Narrator: Rebecca Lowman
Rating: 8 out of 10
Challenges: 2012 Audio Book Challenge
Synopsis (from Amazon): Set during the hazy, enchanting, and martini-filled world of New York City circa 1938, Rules of Civility follows three friends–Katey, Eve, and Tinker–from their chance meeting at a jazz club on New Year’s Eve through a year of enlightening and occasionally tragic adventures. Tinker orbits in the world of the wealthy; Katey and Eve stretch their few dollars out each evening on the town. While all three are complex characters, Katey is the story’s shining star. She is a fully realized heroine, unique in her strong sense of self amidst her life’s continual fluctuations. Towles’ writing also paints an inviting picture of New York City, without forgetting its sharp edges.
Overall Impression: Rules of Civility is a book to get lost in. Towles decadent descriptions of life in 1938 reeled me in and I found myself just falling into the story. Towles has an incredible gift for writing beautiful language, and Rebecca Lowman’s soft, elegant narration did it justice in a way that made me wonder if I would have missed it had I read it in book form. It was all just so lush and thick and delicious. This was, by far, my favorite part of the book — seeing how Towles crafted his sentences and paragraphs. Gorgeous.
The plot got off to a somewhat rocky start for me (it felt a little contrived), but then it sort of flattened out into a more even, realistic story. It’s truly a story of a woman’s independence and coming of age, a little later in life than most. I found myself loving the subplots more than the main triangle of friends — particularly Katey and Wallace and Katey and Anne. These two stories felt particularly timeless — they could have happened any time, but I was lucky enough to read about them in 1938.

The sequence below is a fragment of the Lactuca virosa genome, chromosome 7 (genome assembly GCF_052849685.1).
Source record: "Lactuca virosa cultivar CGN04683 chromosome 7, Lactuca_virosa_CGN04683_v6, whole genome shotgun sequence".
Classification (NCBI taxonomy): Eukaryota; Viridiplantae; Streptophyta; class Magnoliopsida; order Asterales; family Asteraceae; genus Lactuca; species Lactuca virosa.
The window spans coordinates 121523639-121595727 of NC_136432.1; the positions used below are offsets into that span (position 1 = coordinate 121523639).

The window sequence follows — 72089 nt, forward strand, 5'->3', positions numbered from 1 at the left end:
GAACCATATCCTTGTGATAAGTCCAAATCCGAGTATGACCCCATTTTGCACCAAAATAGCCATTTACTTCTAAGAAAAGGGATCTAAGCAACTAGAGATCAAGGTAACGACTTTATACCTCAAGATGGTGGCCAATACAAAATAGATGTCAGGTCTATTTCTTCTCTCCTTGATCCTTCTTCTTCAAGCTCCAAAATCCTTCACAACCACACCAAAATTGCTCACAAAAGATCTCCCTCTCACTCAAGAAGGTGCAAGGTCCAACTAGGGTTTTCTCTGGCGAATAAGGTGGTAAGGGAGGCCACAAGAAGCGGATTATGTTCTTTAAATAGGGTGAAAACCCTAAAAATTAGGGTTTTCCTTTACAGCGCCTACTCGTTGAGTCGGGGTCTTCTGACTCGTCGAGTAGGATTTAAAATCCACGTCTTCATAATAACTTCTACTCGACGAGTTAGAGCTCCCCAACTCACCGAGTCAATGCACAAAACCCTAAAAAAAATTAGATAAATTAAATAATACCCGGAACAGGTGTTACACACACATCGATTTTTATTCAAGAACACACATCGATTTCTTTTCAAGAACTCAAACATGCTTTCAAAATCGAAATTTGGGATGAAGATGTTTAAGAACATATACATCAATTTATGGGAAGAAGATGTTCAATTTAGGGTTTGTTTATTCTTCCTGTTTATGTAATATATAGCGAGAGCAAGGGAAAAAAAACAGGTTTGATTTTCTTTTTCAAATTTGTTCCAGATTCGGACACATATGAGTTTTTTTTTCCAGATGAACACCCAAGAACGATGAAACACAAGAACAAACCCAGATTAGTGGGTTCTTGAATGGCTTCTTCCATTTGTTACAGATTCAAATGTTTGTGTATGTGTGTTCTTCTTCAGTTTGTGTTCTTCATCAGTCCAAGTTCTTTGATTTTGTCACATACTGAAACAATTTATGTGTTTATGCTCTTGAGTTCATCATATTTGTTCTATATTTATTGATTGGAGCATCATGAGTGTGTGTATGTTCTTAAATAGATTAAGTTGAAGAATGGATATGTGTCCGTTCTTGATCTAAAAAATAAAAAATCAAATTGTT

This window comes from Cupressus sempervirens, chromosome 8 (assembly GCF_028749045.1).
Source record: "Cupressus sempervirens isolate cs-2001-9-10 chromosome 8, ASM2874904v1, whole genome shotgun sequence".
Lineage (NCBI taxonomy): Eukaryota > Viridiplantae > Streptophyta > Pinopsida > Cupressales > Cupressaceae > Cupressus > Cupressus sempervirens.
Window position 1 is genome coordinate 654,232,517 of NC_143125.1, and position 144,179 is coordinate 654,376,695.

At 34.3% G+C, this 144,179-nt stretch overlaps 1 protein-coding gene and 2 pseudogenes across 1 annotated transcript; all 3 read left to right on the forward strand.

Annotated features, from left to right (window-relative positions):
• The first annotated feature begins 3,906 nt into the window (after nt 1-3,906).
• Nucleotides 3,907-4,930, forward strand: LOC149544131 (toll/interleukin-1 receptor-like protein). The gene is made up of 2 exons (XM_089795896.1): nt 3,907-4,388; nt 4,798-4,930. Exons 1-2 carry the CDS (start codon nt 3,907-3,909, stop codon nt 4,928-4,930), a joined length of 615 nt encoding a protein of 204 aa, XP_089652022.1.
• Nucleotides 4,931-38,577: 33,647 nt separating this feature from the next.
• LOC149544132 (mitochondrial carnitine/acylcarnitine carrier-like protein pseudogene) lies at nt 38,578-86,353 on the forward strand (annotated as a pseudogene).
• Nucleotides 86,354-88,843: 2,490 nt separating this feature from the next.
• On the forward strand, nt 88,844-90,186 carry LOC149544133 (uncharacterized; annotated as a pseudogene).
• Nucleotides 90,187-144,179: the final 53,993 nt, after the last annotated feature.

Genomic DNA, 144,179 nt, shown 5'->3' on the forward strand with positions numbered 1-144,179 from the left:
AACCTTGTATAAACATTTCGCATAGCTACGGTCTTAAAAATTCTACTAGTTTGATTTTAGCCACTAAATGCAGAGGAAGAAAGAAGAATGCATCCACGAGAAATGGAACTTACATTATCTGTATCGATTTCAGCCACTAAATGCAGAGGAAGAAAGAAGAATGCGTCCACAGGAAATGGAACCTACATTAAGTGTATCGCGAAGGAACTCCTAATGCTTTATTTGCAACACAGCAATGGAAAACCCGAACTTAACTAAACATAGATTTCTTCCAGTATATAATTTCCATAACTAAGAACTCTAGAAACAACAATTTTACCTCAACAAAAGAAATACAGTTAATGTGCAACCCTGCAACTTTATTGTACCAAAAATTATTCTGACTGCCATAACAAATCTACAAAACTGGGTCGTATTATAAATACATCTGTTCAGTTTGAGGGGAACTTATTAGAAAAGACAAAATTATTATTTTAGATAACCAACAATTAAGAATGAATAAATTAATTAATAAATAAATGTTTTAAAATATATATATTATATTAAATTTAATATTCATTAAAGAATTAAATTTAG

This could have been a knock-it-out-of-the-park stellar book if it was not for one thing — I have a hard time when men write female characters. Towles did an admirable job, but there were still parts that didn’t feel distinctly feminine, though, of course, I couldn’t put my finger precisely on it. Maybe it’s that Katey didn’t quite have the emotions that would be spot on for pretty much all women — for the most part, I find that we care about certain things more. Other than this, though, it was an excellent book.
Positives: Towles! Write more beautiful things! Please! I will read them!
Negatives: Katey was missing…something. I can’t put my finger on it, though.
Narration: Rebecca Lowman was wonderful — a little timid in some places, but overall she did an excellent job.
Other books I’ve read by Amor Towles: none
Other books I’ve listened to narrated by Rebecca Lowman: Vaclav and Lena (review)
Other blogger opinions:
books i done read: “We have a heap of Theme and Nuance in this corner, and then a pile of Genuinely Enjoyable Read over there. And underneath the diving board I believe I spied some Humor.”
Devourer of Books: “Perhaps the real problem for Rules of Civility was simply that it fell victim to my as-yet undiagnosed general dissatisfaction with historical fiction based in America, despite my love for American history.”
Reading with Tea: “Well worth the read. Get your hands on a copy if you can, and even better if it’s in audio!”